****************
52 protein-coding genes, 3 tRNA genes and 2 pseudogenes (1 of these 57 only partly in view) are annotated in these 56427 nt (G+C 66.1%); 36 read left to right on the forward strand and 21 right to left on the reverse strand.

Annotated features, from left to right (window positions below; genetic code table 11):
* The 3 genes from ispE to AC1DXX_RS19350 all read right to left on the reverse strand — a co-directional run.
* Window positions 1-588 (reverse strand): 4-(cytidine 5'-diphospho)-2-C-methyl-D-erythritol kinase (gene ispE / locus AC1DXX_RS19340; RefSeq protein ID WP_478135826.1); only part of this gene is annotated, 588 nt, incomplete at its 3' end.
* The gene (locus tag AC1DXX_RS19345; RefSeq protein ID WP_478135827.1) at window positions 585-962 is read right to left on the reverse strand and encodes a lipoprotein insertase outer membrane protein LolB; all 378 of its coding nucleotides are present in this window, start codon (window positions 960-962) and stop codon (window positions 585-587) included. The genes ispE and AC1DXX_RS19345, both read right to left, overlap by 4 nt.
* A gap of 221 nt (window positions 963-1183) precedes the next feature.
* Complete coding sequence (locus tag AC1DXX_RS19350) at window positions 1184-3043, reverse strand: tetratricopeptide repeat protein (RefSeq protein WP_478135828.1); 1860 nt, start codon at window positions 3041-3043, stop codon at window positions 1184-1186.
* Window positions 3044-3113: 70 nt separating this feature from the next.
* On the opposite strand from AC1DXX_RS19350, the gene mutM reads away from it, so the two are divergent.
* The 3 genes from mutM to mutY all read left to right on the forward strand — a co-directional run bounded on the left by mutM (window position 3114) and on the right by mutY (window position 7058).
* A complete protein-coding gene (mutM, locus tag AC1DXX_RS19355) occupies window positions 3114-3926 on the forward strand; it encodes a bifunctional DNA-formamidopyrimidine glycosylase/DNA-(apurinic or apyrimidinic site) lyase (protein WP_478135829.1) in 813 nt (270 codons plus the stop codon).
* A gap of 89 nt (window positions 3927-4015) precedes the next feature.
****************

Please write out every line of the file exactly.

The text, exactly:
52 protein-coding genes, 3 tRNA genes and 2 pseudogenes (1 of these 57 only partly in view) are annotated in these 56427 nt (G+C 66.1%); 36 read left to right on the forward strand and 21 right to left on the reverse strand.

Annotated features, from left to right (window positions below; genetic code table 11):
* The 3 genes from ispE to AC1DXX_RS19350 all read right to left on the reverse strand — a co-directional run.
* Window positions 1-588 (reverse strand): 4-(cytidine 5'-diphospho)-2-C-methyl-D-erythritol kinase (gene ispE / locus AC1DXX_RS19340; RefSeq protein ID WP_478135826.1); only part of this gene is annotated, 588 nt, incomplete at its 3' end.
* The gene (locus tag AC1DXX_RS19345; RefSeq protein ID WP_478135827.1) at window positions 585-962 is read right to left on the reverse strand and encodes a lipoprotein insertase outer membrane protein LolB; all 378 of its coding nucleotides are present in this window, start codon (window positions 960-962) and stop codon (window positions 585-587) included. The genes ispE and AC1DXX_RS19345, both read right to left, overlap by 4 nt.
* A gap of 221 nt (window positions 963-1183) precedes the next feature.
* Complete coding sequence (locus tag AC1DXX_RS19350) at window positions 1184-3043, reverse strand: tetratricopeptide repeat protein (RefSeq protein WP_478135828.1); 1860 nt, start codon at window positions 3041-3043, stop codon at window positions 1184-1186.
* Window positions 3044-3113: 70 nt separating this feature from the next.
* On the opposite strand from AC1DXX_RS19350, the gene mutM reads away from it, so the two are divergent.
* The 3 genes from mutM to mutY all read left to right on the forward strand — a co-directional run bounded on the left by mutM (window position 3114) and on the right by mutY (window position 7058).
* A complete protein-coding gene (mutM, locus tag AC1DXX_RS19355) occupies window positions 3114-3926 on the forward strand; it encodes a bifunctional DNA-formamidopyrimidine glycosylase/DNA-(apurinic or apyrimidinic site) lyase (protein WP_478135829.1) in 813 nt (270 codons plus the stop codon).
* A gap of 89 nt (window positions 3927-4015) precedes the next feature.